Dinoflagellate contributions to the deep sea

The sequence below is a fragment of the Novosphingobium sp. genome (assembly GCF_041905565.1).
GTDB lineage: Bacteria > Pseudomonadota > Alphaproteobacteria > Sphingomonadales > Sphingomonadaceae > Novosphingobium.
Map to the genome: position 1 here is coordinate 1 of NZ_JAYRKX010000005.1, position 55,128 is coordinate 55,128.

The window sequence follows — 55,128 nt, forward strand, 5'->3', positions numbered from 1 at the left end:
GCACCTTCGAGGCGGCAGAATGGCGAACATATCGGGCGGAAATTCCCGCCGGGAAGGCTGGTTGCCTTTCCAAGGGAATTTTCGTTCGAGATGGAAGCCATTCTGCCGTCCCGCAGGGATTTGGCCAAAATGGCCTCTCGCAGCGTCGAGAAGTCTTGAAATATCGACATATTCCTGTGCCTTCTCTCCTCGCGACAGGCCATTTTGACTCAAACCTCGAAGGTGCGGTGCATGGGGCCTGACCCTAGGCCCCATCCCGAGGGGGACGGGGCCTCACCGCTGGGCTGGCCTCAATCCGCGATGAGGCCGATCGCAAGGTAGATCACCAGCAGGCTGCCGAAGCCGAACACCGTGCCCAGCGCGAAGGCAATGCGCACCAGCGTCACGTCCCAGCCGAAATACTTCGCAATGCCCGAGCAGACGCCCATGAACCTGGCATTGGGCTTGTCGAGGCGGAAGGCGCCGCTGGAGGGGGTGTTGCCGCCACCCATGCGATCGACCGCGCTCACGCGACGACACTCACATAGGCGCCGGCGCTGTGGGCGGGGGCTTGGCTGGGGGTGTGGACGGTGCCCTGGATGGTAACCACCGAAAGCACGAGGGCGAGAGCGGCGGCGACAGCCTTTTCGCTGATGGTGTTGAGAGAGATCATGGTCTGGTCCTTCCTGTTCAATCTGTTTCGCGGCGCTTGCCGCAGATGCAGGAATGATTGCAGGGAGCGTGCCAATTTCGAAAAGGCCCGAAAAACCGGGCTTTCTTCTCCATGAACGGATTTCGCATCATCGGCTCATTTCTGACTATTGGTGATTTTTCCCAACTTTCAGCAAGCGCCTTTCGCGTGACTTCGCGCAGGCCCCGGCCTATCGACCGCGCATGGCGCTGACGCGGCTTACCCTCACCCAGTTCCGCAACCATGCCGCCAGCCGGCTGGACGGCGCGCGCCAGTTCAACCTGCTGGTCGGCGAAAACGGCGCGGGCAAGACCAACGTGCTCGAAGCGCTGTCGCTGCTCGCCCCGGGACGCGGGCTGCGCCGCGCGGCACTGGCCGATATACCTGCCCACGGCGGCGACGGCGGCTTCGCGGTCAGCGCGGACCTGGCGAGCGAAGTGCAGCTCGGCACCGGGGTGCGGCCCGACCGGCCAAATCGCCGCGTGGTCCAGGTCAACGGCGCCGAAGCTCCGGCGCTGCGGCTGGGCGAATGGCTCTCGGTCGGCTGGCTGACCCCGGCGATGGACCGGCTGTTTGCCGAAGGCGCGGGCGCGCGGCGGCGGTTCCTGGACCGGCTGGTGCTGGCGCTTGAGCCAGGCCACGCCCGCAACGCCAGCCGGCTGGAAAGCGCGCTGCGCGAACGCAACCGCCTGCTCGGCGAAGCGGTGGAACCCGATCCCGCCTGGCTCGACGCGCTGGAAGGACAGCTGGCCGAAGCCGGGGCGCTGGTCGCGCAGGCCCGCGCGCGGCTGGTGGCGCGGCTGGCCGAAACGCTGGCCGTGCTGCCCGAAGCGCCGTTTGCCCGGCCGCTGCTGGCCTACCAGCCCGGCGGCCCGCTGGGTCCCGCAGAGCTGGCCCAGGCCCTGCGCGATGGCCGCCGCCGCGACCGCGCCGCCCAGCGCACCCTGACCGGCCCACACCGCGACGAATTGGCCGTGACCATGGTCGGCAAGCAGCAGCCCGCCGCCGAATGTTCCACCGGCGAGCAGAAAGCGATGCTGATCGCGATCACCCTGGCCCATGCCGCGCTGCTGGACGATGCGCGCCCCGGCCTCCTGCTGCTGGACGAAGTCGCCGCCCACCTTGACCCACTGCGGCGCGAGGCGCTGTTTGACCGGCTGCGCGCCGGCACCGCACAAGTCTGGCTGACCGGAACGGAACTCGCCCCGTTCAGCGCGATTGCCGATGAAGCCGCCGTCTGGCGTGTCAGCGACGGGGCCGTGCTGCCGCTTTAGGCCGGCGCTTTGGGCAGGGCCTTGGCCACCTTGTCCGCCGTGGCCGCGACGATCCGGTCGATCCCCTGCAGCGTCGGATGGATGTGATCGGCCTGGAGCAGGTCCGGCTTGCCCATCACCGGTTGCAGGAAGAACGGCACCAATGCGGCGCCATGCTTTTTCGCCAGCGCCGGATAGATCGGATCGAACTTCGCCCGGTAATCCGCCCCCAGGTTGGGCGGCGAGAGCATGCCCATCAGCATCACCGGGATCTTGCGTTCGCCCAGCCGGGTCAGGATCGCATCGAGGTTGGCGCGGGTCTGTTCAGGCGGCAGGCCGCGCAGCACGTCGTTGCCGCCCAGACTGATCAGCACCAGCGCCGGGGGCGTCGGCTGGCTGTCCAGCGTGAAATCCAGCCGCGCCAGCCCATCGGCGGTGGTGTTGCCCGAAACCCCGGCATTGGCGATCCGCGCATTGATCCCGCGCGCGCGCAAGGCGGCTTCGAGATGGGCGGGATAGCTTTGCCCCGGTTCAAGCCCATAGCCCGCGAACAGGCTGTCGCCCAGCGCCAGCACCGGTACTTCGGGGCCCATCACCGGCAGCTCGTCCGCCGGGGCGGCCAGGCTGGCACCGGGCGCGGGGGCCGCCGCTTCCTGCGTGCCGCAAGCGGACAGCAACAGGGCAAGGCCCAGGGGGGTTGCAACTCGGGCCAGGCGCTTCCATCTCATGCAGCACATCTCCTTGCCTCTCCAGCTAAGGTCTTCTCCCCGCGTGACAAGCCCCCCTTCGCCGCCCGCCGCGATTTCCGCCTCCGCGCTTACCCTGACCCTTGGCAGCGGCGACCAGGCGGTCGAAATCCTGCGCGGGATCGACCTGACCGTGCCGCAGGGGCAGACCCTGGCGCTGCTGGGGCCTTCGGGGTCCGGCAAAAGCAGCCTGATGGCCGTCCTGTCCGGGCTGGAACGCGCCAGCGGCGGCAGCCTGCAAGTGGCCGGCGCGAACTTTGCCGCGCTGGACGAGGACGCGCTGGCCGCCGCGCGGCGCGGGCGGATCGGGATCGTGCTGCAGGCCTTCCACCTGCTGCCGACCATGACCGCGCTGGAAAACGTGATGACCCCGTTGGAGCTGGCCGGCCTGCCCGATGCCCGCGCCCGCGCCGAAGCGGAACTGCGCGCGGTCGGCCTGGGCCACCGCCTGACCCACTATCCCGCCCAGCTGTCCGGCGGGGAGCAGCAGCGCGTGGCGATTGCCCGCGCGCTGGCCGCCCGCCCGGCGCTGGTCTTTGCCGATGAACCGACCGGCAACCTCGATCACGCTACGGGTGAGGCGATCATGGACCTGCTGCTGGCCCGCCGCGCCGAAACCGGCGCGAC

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For the first time, sediment trap samples from several depths in the deep sea were analyzed to estimate both the types and amounts of mineral contributed by dinoflagellates to the deep sea sediment flux. Thecal remains of dinoflagellate motile stages were almost entirely restricted to the upper few hundred meters of the water column, supporting the generally accepted explanation of their absence in the fossil record (i.e., theca are composed of cellulosic material which is destroyed before they may be incorporated into bottom sediments). The main contribution to the sediment flux is composed of resting cysts routinely produced in the life cycles of just a few of the more obscure oceanic dinoflagellates, probably species of Scrippsiella or Ensiculifera. The cyst assemblage sedimenting out from plankton at present is overwhelmingly dominated by a few small calcareous types (up to several thousands/m2/day). If not dissolved, these may accumulate in paleontologically significant amounts in bottom sediments to give the most representative fossil record of oceanic dinoflagellates. "Oceanic assemblages" of organic-walled cysts from Recent deep-sea sediments previously described by palynologists probably represent long distance transport from more coastal regions rather than oceanic dinoflagellate production.